Submit Data |  Help |  Video Tutorials |  News |  Publications |  FTP Download |  REST API |  Citing RGD |  Contact   

The parathyroid is a target organ for FGF23 in rats.

Authors: Ben-Dov, IZ  Galitzer, H  Lavi-Moshayoff, V  Goetz, R  Kuro-o, M  Mohammadi, M  Sirkis, R  Naveh-Many, T  Silver, J 
Citation: Ben-Dov IZ, etal., J Clin Invest. 2007 Dec;117(12):4003-8.
Pubmed: (View Article at PubMed) PMID:17992255
DOI: Full-text: DOI:10.1172/JCI32409

Phosphate homeostasis is maintained by a counterbalance between efflux from the kidney and influx from intestine and bone. FGF23 is a bone-derived phosphaturic hormone that acts on the kidney to increase phosphate excretion and suppress biosynthesis of vitamin D. FGF23 signals with highest efficacy through several FGF receptors (FGFRs) bound by the transmembrane protein Klotho as a coreceptor. Since most tissues express FGFR, expression of Klotho determines FGF23 target organs. Here we identify the parathyroid as a target organ for FGF23 in rats. We show that the parathyroid gland expressed Klotho and 2 FGFRs. The administration of recombinant FGF23 led to an increase in parathyroid Klotho levels. In addition, FGF23 activated the MAPK pathway in the parathyroid through ERK1/2 phosphorylation and increased early growth response 1 mRNA levels. Using both rats and in vitro rat parathyroid cultures, we show that FGF23 suppressed both parathyroid hormone (PTH) secretion and PTH gene expression. The FGF23-induced decrease in PTH secretion was prevented by a MAPK inhibitor. These data indicate that FGF23 acts directly on the parathyroid through the MAPK pathway to decrease serum PTH. This bone-parathyroid endocrine axis adds a new dimension to the understanding of mineral homeostasis.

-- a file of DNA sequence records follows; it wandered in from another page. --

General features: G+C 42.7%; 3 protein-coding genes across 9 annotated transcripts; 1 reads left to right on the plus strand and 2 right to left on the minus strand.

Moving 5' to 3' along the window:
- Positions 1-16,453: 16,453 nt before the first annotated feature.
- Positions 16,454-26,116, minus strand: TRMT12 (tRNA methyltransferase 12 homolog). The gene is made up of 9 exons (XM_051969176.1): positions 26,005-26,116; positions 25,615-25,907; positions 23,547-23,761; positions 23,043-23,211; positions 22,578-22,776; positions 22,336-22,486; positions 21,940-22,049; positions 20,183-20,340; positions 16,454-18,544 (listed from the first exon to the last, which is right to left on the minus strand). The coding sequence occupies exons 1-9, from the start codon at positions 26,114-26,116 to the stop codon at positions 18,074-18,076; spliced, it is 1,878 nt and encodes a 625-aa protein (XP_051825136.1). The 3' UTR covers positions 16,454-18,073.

Gene Ontology Annotations
Objects Annotated

Additional Information

CRRD Object Information
CRRD ID: 8554413
Created: 2014-05-08
Species: All species
Last Modified: 2014-05-08
Status: ACTIVE


RGD is funded by grant HL64541 from the National Heart, Lung, and Blood Institute on behalf of the NIH.